A while ago I picked up a cube of guava paste at the ol’ grocery store.  An impulse buy, I must say.  I had no idea what to do with it, but it seemed intriguing, so into the cart it went.  Into the cabinet it went when I got home.  And there it has been sitting – until today.  I decided it had sat on the shelf long enough.

In doing recipe searches, I found a lot of ideas for sweets and desserts, but I was thinking more on the savory side.  I had to dig, but I finally found a really good one!

The recipe is for a guava basted pork tenderloin with a jalapeno cilantro salsa.  The tenderloin sounded good, the salsa didn’t, so I made my own.

Guava-Glazed Pork Tenderloin

  • 1tablespoon vegetable oil
  • 1 tablespoon minced onion
  • 1 garlic clove, minced
  • 7 ounces guava paste, chopped (3/4 cup)
  • 1/2 cup water
  • 1 tablespoon soy sauce
  • 1 tablespoon ketchup
  • 1 teaspoon cayenne pepper
  • Salt
  • Two 3/4-pound pork tenderloins
  • Cilantro sprigs, for garnish

Heat the oil in a small saucepan. Add the onion and garlic and cook over moderate. heat, stirring, until softened, about 1 minute. Reduce the heat to low. Add the guava paste and water and cook, stirring, until the paste has dissolved, about 5 minutes. Stir in the soy sauce, ketchup and cayenne. Season with salt.

Set the pork tenderloins in a 9-by-13-inch glass baking dish and brush them all over with half of the guava glaze.

Light a fire or heat a grill pan over moderate heat. Grill the pork, turning and brushing with the remaining glaze, until browned on all sides and cooked through, about 15 minutes. Transfer the pork to a cutting board, cover loosely with foil and let stand for 10 minutes.

Fruit salsas are one of the easiest things in the world to make… Just about any fruit will work – peaches and plums in season are my favorites.  I really love them on grilled pork or chicken, and they work really well with chips, too!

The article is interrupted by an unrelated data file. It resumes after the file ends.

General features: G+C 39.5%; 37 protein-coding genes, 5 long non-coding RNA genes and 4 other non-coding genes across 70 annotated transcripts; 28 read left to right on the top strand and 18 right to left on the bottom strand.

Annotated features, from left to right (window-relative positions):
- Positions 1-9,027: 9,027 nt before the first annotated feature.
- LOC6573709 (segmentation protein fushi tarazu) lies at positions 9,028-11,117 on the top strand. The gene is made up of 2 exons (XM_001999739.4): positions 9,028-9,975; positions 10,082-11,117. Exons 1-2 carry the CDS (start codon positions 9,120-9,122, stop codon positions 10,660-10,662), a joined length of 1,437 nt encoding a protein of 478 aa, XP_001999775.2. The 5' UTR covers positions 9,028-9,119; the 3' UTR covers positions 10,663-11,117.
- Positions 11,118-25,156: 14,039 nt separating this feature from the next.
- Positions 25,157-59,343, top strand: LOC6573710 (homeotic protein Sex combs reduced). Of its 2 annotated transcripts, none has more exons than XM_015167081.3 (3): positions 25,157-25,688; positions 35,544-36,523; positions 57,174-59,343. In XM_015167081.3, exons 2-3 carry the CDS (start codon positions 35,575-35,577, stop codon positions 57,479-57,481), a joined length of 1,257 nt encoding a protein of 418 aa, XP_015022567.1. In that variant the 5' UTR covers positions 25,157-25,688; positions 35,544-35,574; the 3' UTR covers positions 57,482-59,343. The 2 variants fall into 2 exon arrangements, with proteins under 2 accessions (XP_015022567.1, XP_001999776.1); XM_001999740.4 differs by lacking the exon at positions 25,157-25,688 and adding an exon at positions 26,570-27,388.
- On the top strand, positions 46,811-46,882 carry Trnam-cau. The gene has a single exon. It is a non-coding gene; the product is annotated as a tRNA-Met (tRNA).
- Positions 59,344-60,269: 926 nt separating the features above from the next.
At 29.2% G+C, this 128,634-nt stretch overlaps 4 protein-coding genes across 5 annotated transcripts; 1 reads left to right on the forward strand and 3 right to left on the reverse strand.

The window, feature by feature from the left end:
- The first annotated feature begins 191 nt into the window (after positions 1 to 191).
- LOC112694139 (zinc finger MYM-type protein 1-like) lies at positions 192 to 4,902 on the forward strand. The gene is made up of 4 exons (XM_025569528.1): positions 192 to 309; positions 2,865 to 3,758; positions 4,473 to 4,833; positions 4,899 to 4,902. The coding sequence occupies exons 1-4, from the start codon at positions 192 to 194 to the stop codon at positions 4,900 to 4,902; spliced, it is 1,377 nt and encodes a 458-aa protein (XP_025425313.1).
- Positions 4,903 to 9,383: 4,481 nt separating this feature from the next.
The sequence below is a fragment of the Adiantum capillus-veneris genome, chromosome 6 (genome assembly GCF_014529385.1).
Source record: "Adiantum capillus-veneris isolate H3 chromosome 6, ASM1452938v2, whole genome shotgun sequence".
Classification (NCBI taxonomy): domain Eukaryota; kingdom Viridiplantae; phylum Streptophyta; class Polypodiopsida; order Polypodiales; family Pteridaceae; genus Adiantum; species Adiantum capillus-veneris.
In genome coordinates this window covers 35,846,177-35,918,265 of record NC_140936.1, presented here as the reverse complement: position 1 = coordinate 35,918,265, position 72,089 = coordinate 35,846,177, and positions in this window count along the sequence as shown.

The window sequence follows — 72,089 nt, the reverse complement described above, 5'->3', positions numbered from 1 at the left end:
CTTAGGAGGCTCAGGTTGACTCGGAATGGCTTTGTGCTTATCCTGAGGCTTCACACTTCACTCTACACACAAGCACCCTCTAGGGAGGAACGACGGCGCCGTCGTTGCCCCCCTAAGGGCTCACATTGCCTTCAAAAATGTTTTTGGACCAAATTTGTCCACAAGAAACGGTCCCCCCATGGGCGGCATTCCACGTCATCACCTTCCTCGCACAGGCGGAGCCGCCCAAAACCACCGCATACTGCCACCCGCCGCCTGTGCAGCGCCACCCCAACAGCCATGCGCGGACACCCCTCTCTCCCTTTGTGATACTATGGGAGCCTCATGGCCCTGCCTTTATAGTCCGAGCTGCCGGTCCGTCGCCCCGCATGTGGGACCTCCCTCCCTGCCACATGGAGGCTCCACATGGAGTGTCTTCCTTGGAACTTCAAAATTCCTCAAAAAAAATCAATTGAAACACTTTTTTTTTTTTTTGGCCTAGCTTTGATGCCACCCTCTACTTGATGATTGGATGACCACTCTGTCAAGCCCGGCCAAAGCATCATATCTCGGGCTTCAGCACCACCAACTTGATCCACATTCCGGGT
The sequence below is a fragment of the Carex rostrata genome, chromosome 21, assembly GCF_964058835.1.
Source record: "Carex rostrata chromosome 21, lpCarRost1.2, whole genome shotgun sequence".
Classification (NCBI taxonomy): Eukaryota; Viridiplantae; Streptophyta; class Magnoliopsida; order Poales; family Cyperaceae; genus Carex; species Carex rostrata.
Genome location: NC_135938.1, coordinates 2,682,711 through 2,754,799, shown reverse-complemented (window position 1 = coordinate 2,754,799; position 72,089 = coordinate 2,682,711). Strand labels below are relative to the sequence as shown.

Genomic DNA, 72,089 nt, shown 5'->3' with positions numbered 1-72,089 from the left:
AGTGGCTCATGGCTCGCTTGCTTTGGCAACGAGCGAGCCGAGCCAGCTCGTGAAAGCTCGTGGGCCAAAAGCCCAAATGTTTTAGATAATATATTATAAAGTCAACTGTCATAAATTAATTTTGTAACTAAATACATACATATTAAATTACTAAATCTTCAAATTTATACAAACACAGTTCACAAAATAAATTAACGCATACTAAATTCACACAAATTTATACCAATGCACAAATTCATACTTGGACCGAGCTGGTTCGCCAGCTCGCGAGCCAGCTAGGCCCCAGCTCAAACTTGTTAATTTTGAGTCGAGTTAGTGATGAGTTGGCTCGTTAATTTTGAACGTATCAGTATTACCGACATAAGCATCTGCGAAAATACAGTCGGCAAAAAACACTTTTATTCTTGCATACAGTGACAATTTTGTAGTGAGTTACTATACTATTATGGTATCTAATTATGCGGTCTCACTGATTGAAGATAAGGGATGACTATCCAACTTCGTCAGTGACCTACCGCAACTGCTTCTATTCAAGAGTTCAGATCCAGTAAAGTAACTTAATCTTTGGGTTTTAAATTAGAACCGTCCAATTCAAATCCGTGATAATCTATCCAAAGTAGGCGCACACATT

Fruit Salsa

  • 1 nectarine
  • 2 plums
  • 1 small can pineapple in juice
  • 1 small red onion
  • cilantro
  • jalapeno peppers to taste
  • salt and pepper

Finely dice all ingredients and mix.  Add salt and pepper to taste.

So I had the main part of the meal and was thinking of a rice dish when I stumbled upon a Cuban black bean and rice dish that translates to “Moors and Christians” for the obvious reasons.  It actually became the focal point of the meal, with the pork and salsa taking supporting roles.  It was really, really, really good.  Easy to put together – I had all the necessary ingredients – and nicely spicy.  I can see myself making this one again.  And again.

Black beans and rice is a popular Cuban dish said to bring good luck when eaten on New Year’s Day. In fact, this recipe is eaten often as a side dish. In Spanish, the dish is called Moros y Cristianos or Christians & Moors, with the black beans representing the dark-skinned Moors and the white rice representing the lighter-skinned Christians. It is fast and easy to make in less than 30 minutes.

Moros y Cristianos

  • 1 cup chopped onion
  • 1 cup chopped green bell pepper
  • 2 teaspoons chopped garlic
  • 1-1/2 teaspoons ground cumin
  • 1 teaspoon dried thyme leaves
  • 1/2 teaspoon crushed red pepper
  • 1 bay leaf
  • 1 Tablespoon olive oil
  • 1 cup rice
  • 1 can (14-1/2 ounces) diced tomatoes with green chilies
  • 1 can (15 ounces) black beans or 1-1/2 cups cooked dry-packaged black beans rinsed, drained
  • 2 cups broth (chicken, beef, vegetable, or water)
  • 1 Tablespoon apple cider vinegar
  • 1/2 to 1 teaspoon salt (optional)
  • 1/2 teaspoon black pepper

Saute onion, bell pepper, garlic, cumin, thyme, crushed red pepper, and bay leaf in olive oil until onion is tender, about 5 minutes.

Stir in rice, tomatoes, black beans, water, vinegar, salt, and pepper.

Heat to boiling. Reduce heat and simmer, covered, until rice is tender, about 20 minutes. Let stand 5 minutes before serving.

The dinner really was fun, with lots of different flavors.  I like the spice, but you can turn down the heat really easily.

Yep.  Definitely a keeper.